I have discussed icons of this fellow in some detail previously, so he should be very familiar to you:
He is of course Ioann Predtecha — John the Forerunner, better known in the West as John the Baptist. Often he holds a vessel containing the child Jesus, represented as the Eucharistic “Lamb.” But in this Russian example the vessel contains his own head, symbolizing his martyrdom under Herod
You know all that if you are a long-time reader here — so why am I talking about John again? Because June 24th is the commemoration of his birth. And that is roughly at the time of the Summer Solstice — Midsummer’s Day (it happens on June 20th this year). And Midsummer is significant because in pre-Christian Russia, the Solstice was the time to celebrate the god Kupalo — who manifested the fertility of summer.
I mentioned that John’s name in Church Slavic is Ioann, but in ordinary Russian it becomes Ivan. And because the Church did not like the idea of people celebrating Kupalo, they wanted them instead to celebrate John — Ivan. The masses, however, did not wish to give up their traditional celebration, so a kind of compromise took place. That is why at the time of Midsummer, there is a Russian celebration called Ivan Kupalo, pronounced Ee-vahn Koo-pahl-ah — combining the name of John the Baptist and that of the ancient Slavic fertility god.
Traditions vary somewhat from place to place, but the night before Ivan Kupalo was often a time when unmarried young women would go into the forest — often casually followed by young men, in keeping with the fertility aspects of the festival. There were rituals to decide bonding or separation, such as the maidens floating wreaths on ponds or rivers, and young men trying to retrieve the wreaths of girls they favored. Also there was much bathing in water, and jumping of bonfires by couples, as well as other traditional practices. The fire represents the sun, as well as purification.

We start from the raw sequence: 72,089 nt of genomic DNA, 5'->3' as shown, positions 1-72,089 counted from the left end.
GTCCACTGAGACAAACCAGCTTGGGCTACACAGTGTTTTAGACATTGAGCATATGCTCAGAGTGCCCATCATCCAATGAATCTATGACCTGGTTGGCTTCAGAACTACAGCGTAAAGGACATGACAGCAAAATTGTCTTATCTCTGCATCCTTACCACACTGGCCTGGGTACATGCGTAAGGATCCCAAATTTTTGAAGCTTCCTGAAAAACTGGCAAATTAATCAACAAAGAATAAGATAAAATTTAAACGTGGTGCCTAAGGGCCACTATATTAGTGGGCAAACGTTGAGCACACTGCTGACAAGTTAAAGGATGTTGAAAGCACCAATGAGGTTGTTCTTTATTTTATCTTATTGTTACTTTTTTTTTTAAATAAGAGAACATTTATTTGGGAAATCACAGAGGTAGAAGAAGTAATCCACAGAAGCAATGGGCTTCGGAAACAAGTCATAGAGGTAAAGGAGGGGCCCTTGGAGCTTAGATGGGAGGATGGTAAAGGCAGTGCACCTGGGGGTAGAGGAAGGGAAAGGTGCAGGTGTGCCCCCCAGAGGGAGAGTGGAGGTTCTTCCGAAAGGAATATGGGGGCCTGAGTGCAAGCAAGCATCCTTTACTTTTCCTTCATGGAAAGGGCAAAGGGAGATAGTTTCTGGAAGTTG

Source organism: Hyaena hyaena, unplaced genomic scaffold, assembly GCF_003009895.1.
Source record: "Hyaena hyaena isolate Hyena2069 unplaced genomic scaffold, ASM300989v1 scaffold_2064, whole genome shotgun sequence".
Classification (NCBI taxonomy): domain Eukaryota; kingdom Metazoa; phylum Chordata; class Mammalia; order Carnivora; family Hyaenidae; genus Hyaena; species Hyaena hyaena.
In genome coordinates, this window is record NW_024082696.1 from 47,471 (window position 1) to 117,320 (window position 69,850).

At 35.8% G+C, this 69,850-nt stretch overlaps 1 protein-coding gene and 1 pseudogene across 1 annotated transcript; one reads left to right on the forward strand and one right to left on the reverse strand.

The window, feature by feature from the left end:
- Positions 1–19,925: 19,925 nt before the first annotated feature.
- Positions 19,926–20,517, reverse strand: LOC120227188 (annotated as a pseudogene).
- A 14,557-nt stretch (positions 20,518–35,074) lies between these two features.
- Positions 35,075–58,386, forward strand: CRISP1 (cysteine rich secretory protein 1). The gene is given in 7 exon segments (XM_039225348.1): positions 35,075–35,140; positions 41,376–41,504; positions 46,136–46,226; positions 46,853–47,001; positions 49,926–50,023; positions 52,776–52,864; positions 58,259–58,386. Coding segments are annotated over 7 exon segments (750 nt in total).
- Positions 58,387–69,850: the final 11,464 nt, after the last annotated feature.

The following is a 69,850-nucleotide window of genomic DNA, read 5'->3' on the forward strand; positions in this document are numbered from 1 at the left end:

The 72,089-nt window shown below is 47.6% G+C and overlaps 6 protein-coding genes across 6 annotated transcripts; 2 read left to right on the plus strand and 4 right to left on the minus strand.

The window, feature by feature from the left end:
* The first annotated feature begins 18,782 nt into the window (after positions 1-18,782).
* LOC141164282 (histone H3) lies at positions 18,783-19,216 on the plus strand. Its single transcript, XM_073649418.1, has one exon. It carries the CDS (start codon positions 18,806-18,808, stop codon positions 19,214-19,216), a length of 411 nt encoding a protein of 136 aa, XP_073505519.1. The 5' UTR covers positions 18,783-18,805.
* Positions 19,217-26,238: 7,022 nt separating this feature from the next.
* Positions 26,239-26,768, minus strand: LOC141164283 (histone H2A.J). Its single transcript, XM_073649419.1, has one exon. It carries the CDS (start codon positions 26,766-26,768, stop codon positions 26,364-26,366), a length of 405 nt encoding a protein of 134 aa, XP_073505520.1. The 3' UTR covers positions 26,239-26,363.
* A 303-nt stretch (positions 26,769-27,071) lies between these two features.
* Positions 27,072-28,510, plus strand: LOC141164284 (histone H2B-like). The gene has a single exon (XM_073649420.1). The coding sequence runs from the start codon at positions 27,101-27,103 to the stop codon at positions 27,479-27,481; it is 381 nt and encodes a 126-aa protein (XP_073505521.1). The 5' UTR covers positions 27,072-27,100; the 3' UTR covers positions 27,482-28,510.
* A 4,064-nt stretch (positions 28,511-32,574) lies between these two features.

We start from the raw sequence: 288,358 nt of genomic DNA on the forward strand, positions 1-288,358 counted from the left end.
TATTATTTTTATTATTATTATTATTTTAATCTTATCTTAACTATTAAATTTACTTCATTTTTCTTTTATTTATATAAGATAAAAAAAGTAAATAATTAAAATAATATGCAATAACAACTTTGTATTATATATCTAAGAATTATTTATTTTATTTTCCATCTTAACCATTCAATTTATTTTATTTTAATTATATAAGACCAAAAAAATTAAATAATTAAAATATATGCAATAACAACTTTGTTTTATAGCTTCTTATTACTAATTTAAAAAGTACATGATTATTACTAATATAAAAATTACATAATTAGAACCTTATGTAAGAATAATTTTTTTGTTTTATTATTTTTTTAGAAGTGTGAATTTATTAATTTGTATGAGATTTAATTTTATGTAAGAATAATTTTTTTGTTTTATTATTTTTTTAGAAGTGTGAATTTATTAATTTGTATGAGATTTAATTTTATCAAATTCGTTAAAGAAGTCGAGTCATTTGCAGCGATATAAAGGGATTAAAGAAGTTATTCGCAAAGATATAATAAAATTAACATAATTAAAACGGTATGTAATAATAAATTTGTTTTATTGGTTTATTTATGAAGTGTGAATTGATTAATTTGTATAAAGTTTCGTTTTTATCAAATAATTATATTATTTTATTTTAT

Ivan Kupalo was considered the ideal time to gather medicinal herbs, which were believed to be at their most potent, and there was also the notion that on the night preceding Ivan Kupalo, ferns would bloom. If one were lucky enough to find such a magical fern flower, one’s success in life would be certain. The catch, of course, is that in today’s world we know that scientifically, ferns simply do not bloom, whether on Ivan Kupalo or at any other time — so it is just a folk belief.
There is some difference in the time of celebrating Ivan Kupalo in modern Russia, depending on whether one is a traditionalist emphasizing the non-Christian “nature” aspects of the holiday, or whether one follows the preference of the Russian Orthodox Church. The “naturalists” celebrate it in June (usually June 23-24), which is closer to the Summer Solstice. But the more “Orthodox” tend to celebrate it on July 7th, due to the difference between the Gregorian and Julian calendars.